The second concern of the Education Not Arms Coalition is that students are being placed in JROTC who have not chosen it as an elective. Once they are enrolled, it is difficult for them to transfer out. The allegations come despite a districtwide policy requiring that parents provide written consent to their child’s enrollment in the class. The instructors pass out the consent forms at the beginning of the term. However, the program’s own manager, Lieutenant Colonel Jan Janus, has reported missing forms at some schools.

Barajas, the Mission Bay High student, is aware of several classmates who had a difficult time transferring out of the class. “During the few weeks that I was in the class, some kids signed up because they thought it was going to be an easy class,” she says, “and there were others who were just placed in it without them knowing what it was. Another boy said that he was in there even though he didn’t want to be, so he told the instructor, and the instructor just told him that he was going to have to figure it out.”

However, according to Brandais, the district’s media representative, the school district has not received any formal complaints concerning students in the program who do not want to be there. “We require all of our students to return a consent form for the class,” he says. “Our assistant superintendent has never received an appeal call from a parent about their child in Junior ROTC. Now, if the parent wants their child to be in the program, but the student doesn’t want to be there, then that’s a matter the student must resolve with the parent.”

Jorge Mariscal, professor of literature at UCSD and a Vietnam War veteran, feels that it is a common occurrence for students who have not chosen the elective to be placed in the class. “The most troubling development in some Los Angeles and San Diego schools is the placement of students in JROTC programs without student or parent consent,” he says. “This is an infringement on students’ rights, and any school official that condones this practice should be reprimanded.”

The coalition’s final objection to the military science program stems from allegations that JROTC instructors are recruiting cadets by stating that the course meets college eligibility requirements. Jahnkow, of Project YANO, says, “Even those who choose to go into the program are often doing it based on misinformation given to them to hype the program and make them believe that it provides benefits it really doesn’t. Specifically, students have been told this will help them qualify for college, when, in fact, the credits that students get for this elective aren’t even counted by colleges, and the grades aren’t even counted for eligibility for financial aid.”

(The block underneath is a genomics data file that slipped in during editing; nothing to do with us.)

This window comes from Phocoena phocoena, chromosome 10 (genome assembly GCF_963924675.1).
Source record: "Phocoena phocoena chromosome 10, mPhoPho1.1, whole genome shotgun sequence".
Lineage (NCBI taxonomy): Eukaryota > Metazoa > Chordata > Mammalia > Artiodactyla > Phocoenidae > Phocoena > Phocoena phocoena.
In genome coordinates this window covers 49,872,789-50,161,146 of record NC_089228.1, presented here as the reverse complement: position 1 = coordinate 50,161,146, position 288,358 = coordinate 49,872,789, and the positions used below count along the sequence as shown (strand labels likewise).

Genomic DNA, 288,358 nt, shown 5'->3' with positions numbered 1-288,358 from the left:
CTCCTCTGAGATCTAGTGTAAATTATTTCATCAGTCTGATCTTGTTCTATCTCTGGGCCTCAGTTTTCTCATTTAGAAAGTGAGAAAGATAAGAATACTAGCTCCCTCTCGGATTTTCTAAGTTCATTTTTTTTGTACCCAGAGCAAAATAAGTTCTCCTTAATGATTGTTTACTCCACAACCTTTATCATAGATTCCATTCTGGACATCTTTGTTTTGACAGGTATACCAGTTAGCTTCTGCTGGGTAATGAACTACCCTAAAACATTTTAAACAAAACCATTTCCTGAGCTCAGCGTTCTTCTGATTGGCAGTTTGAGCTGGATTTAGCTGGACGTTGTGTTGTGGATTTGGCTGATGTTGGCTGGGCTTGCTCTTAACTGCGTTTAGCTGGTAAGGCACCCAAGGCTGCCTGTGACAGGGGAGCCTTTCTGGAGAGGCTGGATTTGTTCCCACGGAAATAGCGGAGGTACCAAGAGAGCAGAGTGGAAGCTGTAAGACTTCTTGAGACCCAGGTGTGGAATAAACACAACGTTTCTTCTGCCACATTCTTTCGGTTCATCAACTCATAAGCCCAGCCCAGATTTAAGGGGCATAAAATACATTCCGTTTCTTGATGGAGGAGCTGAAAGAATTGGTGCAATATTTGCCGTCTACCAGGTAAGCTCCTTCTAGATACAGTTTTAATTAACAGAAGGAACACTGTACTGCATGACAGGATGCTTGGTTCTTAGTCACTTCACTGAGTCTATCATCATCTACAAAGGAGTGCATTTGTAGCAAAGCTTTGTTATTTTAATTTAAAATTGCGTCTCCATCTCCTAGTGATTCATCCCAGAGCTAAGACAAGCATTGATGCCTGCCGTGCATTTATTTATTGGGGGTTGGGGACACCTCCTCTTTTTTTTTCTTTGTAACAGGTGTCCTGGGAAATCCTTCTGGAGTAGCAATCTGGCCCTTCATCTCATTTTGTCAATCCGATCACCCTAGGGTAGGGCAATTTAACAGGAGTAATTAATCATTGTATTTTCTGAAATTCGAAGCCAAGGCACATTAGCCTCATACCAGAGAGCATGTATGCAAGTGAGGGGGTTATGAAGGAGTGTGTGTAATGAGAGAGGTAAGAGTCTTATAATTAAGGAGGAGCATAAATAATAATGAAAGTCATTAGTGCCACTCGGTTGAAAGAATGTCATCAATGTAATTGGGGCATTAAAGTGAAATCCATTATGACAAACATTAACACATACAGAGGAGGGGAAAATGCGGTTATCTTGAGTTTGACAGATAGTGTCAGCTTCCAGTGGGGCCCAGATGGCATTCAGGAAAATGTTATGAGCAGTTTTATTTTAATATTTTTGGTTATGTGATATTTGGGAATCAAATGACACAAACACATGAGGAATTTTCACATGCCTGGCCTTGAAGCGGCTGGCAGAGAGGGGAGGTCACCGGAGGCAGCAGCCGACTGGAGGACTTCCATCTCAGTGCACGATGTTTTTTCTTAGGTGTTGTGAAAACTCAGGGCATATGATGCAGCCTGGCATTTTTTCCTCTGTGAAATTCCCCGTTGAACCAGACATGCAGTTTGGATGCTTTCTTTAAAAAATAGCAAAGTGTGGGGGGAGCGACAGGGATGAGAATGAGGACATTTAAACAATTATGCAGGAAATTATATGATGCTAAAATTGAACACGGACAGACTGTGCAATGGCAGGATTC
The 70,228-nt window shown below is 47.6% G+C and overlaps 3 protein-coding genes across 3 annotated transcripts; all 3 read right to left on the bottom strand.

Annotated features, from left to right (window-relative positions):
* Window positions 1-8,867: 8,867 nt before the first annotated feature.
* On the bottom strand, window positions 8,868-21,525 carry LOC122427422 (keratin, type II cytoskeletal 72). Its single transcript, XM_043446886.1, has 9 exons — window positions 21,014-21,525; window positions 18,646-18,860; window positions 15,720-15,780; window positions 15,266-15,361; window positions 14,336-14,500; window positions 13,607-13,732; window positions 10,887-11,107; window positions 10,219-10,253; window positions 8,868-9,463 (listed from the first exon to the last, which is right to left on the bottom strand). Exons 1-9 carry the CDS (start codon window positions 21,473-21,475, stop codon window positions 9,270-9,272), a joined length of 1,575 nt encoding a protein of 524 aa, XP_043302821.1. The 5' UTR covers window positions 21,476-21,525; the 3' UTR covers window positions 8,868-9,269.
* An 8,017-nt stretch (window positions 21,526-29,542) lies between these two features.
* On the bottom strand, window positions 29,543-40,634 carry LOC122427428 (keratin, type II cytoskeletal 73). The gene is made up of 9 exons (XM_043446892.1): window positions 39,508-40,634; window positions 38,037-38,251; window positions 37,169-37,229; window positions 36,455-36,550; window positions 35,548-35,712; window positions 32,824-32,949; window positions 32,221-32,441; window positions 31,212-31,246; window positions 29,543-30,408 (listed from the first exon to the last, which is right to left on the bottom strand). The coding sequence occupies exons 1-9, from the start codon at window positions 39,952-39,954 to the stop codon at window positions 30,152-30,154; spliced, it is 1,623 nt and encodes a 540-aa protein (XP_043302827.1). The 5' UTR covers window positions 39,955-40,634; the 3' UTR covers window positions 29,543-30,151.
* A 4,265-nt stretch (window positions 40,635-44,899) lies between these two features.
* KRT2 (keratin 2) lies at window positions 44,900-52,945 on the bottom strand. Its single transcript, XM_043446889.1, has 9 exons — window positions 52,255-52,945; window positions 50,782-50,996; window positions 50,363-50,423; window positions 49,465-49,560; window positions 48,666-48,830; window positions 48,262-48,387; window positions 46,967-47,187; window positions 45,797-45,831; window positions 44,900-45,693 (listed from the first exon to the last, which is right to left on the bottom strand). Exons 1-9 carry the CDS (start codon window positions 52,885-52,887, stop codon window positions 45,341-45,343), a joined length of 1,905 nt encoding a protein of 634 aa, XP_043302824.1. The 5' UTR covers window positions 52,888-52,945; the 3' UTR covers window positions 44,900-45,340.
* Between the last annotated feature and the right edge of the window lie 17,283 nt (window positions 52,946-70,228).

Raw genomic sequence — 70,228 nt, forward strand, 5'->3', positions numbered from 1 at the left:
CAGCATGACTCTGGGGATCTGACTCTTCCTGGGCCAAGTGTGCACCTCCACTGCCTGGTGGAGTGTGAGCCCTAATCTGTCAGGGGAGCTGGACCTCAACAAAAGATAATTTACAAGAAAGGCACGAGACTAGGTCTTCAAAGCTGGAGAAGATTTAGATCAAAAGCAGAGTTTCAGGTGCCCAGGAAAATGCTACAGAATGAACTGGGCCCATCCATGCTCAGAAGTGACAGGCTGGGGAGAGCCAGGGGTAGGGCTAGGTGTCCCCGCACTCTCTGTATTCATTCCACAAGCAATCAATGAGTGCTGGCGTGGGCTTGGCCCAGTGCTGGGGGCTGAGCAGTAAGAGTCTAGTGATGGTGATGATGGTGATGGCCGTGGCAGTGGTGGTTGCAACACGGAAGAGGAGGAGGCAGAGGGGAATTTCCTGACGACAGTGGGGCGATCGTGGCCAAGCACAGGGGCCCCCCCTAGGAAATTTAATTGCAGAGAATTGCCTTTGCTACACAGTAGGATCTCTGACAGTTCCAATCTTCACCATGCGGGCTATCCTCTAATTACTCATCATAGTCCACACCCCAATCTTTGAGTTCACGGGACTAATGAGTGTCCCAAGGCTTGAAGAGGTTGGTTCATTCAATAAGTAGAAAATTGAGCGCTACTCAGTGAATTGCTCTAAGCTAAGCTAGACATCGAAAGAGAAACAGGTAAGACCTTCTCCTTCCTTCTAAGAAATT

Brandais disagrees. “It does help them on the college applications, for a couple of reasons,” he says. “One is the shooting program is an NCAA sport, so there are scholarships available for that, and if they decide to go into the military science field and enter the college ROTC program, it helps to get in. The final one is that it qualifies as a leadership skill, and that is one of the things they judge you on on college applications.”

Captain Gladimiro Vasquez, professor of military science and a recruiting officer for San Diego State’s ROTC program, acknowledges that the high school program does not meet any college eligibility requirements. “It is considered a leadership quality, though,” he says, “and that’s equivalent…kind of like ASB president or something like that. They ask for extracurricular activities, and JROTC would be something you put down for that.”

In recent months, there have been accusations of intimidation by school administrators. Mission Bay High students said that in April during a school walkout protesting the program, school faculty followed them with a video recorder. Students also reported that a school administrator confiscated an anti-JROTC button a student was wearing and never returned it.

More serious allegations surfaced from Mission Bay High students claiming that during an open house on February 20, principal Cheryl Seelos prevented them from passing out leaflets. The action prompted the American Civil Liberties Union to send a formal letter of complaint nine days later to the principal and to the district’s general counsel requesting no further infringement on the students’ right to free speech.

In late April, matters got even worse for Seelos, according to a May 2 Voice of San Diego story, when she released a student protester’s confidential medical records to the publication in an attempt to defend the school’s program. Assistant superintendent Nellie Meyer told the Voice that the action led to an unspecified disciplinary action by the school board. According to Brandais, the situation has also resulted in a districtwide ban on JROTC instructors and school administrators from commenting on the program.

Brandais says the gag order will remain until completion of the school district’s independent investigation on the policies of the military science program as well as the actions taken by school administrators in response to the mounting opposition. “We’re hoping to have the review completed by the end of the school year,” he says. “If it goes beyond the end of the school year, we have telephone numbers to contact parents and students. If parents want to contact the staff, they can call the office of Nellie Meyer, assistant superintendent for high schools.”